Since we are on experiment discussion below again, here is one I have been paper trading. A twist on #pietrades. If we need a new term we could call them #lizardpies.
So obviously with the market rout all my #pietrades went ITM and to prevent a meltdown in margin I converted them all to #fuzzy. Which is great, has controlled the volatility and still have 111 weeks to manage them. But as @fuzzballl points out below, they are expensive. Cheaper than stock but my EXPE puts are now trading at 22.40 and 19.50. Not chump change.
The #pietrade idea is sound for income generation and even some capital gains long term as long as you sell the call ATM or OTM once assigned the stock. You also are typically only selling 1 side and as Karen the supertrader (now scam artist) figured out, selling the other side is what really improves long term returns and consistency. She may have been using some creative accounting but the idea is sound and has been proven by tasty trade.
So here is the tweak I have been playing with. When you set up the trade, start it as a #jadelizard but set it up ATM. For example with XBI currently at 78.02 I would sell the 10 DTE 78 puts naked (cash secure) and then sell the 78/79 call credit spread. Total credit 2.55. No upside risk, downside break even is 75.55 which is lower than where I probably would have just sold the put.
3 possible outcomes
a: below 78 assigned shares on the put at 78 but cost basis 75.55. Can sell a next week call or call credit spread if you think rebound, then uncapped upside
b: Between the strikes max profit and you may be assigned on the call but can exercise your long call if needed.
c: above 79 everything cancels out and you keep the credit minus $1.
Here’s a graph on a 10 lot.
I have been trading it on paper and it would have had better loss control on the #pietrades than straight put sales the last 2 months.
Thoughts, holes in the strategy, other ideas to tweak it or make it better? If you wanted to be more conservative could sell strangles OTM instead or straddles ATM on the short sides but then less credit. Since my premise is income, I am trying to bring in as much credit as possible on the front end.
#VIXIndicator Another Downside Warning fired today with the VIX closing at 25.23. That’s the highest close of this correction (although the intraday high was on Oct 11th), and the highest VIX close since February 12th.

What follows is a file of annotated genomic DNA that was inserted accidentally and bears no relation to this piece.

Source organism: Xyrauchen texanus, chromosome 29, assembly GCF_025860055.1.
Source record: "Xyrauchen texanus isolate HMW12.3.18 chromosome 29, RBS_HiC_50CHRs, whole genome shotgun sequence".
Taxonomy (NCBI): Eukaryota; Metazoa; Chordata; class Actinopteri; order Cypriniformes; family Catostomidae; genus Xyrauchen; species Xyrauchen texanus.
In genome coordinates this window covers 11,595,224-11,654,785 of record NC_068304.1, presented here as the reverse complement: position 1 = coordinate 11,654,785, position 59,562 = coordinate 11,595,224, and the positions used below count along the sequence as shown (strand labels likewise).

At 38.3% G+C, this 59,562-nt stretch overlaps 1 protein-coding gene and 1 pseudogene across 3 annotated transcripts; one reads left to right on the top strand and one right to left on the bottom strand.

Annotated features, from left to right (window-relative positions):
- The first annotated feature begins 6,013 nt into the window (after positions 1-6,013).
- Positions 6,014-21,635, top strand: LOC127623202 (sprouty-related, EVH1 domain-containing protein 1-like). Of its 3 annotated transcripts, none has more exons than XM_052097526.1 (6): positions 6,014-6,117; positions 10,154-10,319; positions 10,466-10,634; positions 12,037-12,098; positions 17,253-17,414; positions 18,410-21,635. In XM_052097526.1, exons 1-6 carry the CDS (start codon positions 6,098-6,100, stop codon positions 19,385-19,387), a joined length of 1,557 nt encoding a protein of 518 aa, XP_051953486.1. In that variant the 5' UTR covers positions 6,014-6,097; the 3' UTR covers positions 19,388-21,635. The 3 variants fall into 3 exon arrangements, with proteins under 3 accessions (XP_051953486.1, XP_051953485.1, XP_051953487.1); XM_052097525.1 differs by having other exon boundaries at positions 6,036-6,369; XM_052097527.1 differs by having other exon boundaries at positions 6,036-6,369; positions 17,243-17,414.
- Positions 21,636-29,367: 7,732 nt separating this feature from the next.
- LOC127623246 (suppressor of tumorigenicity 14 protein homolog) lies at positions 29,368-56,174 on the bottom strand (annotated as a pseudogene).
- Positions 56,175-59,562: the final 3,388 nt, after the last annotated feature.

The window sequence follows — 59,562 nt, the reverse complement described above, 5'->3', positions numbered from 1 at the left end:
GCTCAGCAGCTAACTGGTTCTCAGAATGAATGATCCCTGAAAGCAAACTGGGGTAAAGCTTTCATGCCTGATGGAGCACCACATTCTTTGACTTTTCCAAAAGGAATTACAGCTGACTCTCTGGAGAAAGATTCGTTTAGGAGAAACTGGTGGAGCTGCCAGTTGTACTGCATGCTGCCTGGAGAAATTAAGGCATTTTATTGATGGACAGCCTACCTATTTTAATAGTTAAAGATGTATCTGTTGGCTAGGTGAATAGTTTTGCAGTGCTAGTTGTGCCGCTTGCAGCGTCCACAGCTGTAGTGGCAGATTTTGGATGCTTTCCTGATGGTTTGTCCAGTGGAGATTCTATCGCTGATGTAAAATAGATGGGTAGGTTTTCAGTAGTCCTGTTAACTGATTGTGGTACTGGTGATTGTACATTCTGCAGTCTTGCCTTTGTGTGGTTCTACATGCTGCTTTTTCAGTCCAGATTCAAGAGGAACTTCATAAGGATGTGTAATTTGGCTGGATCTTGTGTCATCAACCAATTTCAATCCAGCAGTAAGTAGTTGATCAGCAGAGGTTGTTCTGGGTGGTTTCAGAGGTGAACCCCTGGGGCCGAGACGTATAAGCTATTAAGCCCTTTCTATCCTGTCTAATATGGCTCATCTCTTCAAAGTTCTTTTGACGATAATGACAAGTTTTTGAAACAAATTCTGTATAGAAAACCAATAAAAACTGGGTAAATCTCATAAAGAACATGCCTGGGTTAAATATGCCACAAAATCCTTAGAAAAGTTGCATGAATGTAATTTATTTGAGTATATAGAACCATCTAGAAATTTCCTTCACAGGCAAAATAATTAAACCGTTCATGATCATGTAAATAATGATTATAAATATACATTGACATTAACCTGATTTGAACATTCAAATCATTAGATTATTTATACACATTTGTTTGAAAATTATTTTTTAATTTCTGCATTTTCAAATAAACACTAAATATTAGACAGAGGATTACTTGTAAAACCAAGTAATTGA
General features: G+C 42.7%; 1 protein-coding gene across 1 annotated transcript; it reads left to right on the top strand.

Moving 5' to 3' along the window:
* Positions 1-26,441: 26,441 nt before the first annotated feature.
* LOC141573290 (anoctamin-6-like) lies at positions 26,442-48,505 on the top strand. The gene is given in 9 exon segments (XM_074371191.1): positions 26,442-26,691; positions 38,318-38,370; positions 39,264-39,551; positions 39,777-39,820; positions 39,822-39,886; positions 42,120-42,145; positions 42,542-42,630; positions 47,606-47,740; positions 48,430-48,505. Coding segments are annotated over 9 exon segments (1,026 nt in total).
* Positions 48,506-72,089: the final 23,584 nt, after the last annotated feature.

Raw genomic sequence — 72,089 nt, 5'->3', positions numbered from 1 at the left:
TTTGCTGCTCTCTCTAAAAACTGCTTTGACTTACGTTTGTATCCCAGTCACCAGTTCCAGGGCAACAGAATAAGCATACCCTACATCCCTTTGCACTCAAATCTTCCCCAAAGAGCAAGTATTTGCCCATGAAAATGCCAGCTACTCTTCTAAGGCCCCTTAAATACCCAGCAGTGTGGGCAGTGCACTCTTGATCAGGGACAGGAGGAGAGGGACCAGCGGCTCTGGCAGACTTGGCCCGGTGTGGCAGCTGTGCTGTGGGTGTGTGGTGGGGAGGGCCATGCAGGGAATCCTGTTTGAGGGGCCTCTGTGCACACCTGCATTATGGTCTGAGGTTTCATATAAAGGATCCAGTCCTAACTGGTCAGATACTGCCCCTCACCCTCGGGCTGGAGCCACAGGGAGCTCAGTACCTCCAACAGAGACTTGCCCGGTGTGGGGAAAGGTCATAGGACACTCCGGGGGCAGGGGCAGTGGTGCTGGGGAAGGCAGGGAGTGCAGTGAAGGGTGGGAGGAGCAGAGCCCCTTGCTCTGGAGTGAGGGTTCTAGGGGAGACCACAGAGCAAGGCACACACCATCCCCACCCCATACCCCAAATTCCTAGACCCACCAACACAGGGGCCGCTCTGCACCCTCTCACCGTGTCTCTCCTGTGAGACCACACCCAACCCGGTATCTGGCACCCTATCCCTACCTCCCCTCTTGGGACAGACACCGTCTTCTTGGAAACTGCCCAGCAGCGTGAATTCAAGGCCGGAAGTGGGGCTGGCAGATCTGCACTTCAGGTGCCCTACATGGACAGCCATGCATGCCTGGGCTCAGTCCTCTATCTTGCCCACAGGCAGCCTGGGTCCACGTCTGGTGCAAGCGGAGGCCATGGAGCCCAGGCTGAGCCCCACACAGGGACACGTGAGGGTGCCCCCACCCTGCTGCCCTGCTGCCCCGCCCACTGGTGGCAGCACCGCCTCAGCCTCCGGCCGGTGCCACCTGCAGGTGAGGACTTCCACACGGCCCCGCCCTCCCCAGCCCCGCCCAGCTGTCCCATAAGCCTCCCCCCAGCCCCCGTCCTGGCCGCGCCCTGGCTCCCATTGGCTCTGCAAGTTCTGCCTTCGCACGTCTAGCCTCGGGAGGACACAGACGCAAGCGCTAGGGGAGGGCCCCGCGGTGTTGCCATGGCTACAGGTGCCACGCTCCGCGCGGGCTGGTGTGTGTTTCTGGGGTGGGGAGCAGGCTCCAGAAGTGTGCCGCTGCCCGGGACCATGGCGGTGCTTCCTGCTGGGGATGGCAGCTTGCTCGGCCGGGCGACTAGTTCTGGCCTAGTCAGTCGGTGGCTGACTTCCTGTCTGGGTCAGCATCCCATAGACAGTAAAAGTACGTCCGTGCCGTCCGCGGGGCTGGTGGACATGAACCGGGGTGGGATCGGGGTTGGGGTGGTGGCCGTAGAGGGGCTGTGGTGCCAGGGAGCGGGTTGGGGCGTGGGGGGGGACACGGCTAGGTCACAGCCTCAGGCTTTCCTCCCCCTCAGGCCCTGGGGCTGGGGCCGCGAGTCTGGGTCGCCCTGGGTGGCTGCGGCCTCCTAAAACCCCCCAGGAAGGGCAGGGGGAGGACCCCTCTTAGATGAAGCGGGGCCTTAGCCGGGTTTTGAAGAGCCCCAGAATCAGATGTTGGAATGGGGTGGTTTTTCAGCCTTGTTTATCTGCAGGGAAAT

This is the 4th warning of this correction. After the initial Warning, additional warnings can sometimes signal the bottom, but not always.
#VIXindicator Looking back at all 54 Downside Warnings gives us some data to view our current correction. Below are three charts with the Average Move down on each day of the correction. (I omitted the black swan 2008 financial crisis).
Day 1 is the day the Downside Warning fired (at the close). The percentages are how far the LOW of the day on $SPX has moved, as measured from the CLOSE of the day before the warning. So in the current correction (in color), which fired on Oct 5, the day 1 move of -1.1% is the low on Oct 5th, measured from the close on Oct 4th. Day 2 is the low on Monday the 8th, and so on.
The first chart includes all 54 corrections. The first three days include all 54, but the 4th day is an average of 53 corrections, since one was only three days long and drops off the list. This only goes to 23 days… the longest correction lasted 165 days. The data here says we are above average so far.
Considering the current correction is now 8 days long, I created the second chart, which looks at only those corrections that lasted between 9 and 19 days. The data here says we are above average for short corrections, so this one may end up being a little longer.
And the third chart is those corrections that were in the 4-8% range on days 4-7, just like our current one. This data suggests we may stay in the current range (down 5% or so) for several days to come).
Or it all may mean nothing! But it’s fun to geek out occasionally.
#VIXindicator An additional triple warning at the close, following through on Friday’s first warning.
#VIXindicator A downside warning is enacted today, since we closed at over 25% of Wednesday’s close (2-day closing low).
This new Warning resets VIX levels. The Warning would be canceled with a new SPX high above 2,940.91, or a close of the VIX of 12.44 or lower, with three consecutive closes leading to an Upside Warning.
#VIXIndicator… new highs today, 15.19 highest since Sep 10th. If we close the day above 14.51, it will be a new Downside Warning. This just one day after the lowest close since August 9th.
#VIXIndicator The close bumped us up to 11.68, so still no start of the countdown to an Upside Warning.